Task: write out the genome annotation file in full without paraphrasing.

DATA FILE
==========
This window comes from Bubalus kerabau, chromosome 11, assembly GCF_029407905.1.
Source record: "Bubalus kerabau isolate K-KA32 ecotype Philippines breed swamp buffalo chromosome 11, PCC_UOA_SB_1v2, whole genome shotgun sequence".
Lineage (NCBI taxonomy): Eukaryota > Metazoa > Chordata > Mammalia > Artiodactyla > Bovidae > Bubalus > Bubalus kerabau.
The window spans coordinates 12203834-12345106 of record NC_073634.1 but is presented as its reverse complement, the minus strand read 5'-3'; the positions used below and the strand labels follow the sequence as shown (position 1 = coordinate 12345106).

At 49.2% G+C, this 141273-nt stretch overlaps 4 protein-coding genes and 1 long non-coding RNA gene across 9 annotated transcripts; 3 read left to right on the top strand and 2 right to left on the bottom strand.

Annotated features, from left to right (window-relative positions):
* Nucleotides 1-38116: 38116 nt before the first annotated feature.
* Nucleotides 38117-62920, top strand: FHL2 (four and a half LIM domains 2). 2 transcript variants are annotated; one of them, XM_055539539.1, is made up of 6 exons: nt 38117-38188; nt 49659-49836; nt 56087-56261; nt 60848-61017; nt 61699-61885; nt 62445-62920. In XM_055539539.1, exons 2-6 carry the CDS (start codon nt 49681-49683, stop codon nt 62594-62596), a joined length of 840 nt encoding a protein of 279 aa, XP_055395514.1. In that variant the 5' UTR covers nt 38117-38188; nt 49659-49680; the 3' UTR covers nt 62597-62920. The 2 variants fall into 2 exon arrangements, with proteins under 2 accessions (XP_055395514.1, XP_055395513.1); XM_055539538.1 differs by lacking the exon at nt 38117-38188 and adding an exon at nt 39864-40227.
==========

This window comes from Bubalus kerabau, chromosome 11, assembly GCF_029407905.1.
Source record: "Bubalus kerabau isolate K-KA32 ecotype Philippines breed swamp buffalo chromosome 11, PCC_UOA_SB_1v2, whole genome shotgun sequence".
Lineage (NCBI taxonomy): Eukaryota > Metazoa > Chordata > Mammalia > Artiodactyla > Bovidae > Bubalus > Bubalus kerabau.
The window spans coordinates 12203834-12345106 of record NC_073634.1 but is presented as its reverse complement, the minus strand read 5'-3'; the positions used below and the strand labels follow the sequence as shown (position 1 = coordinate 12345106).

At 49.2% G+C, this 141273-nt stretch overlaps 4 protein-coding genes and 1 long non-coding RNA gene across 9 annotated transcripts; 3 read left to right on the top strand and 2 right to left on the bottom strand.

Annotated features, from left to right (window-relative positions):
* Nucleotides 1-38116: 38116 nt before the first annotated feature.
* Nucleotides 38117-62920, top strand: FHL2 (four and a half LIM domains 2). 2 transcript variants are annotated; one of them, XM_055539539.1, is made up of 6 exons: nt 38117-38188; nt 49659-49836; nt 56087-56261; nt 60848-61017; nt 61699-61885; nt 62445-62920. In XM_055539539.1, exons 2-6 carry the CDS (start codon nt 49681-49683, stop codon nt 62594-62596), a joined length of 840 nt encoding a protein of 279 aa, XP_055395514.1. In that variant the 5' UTR covers nt 38117-38188; nt 49659-49680; the 3' UTR covers nt 62597-62920. The 2 variants fall into 2 exon arrangements, with proteins under 2 accessions (XP_055395514.1, XP_055395513.1); XM_055539538.1 differs by lacking the exon at nt 38117-38188 and adding an exon at nt 39864-40227.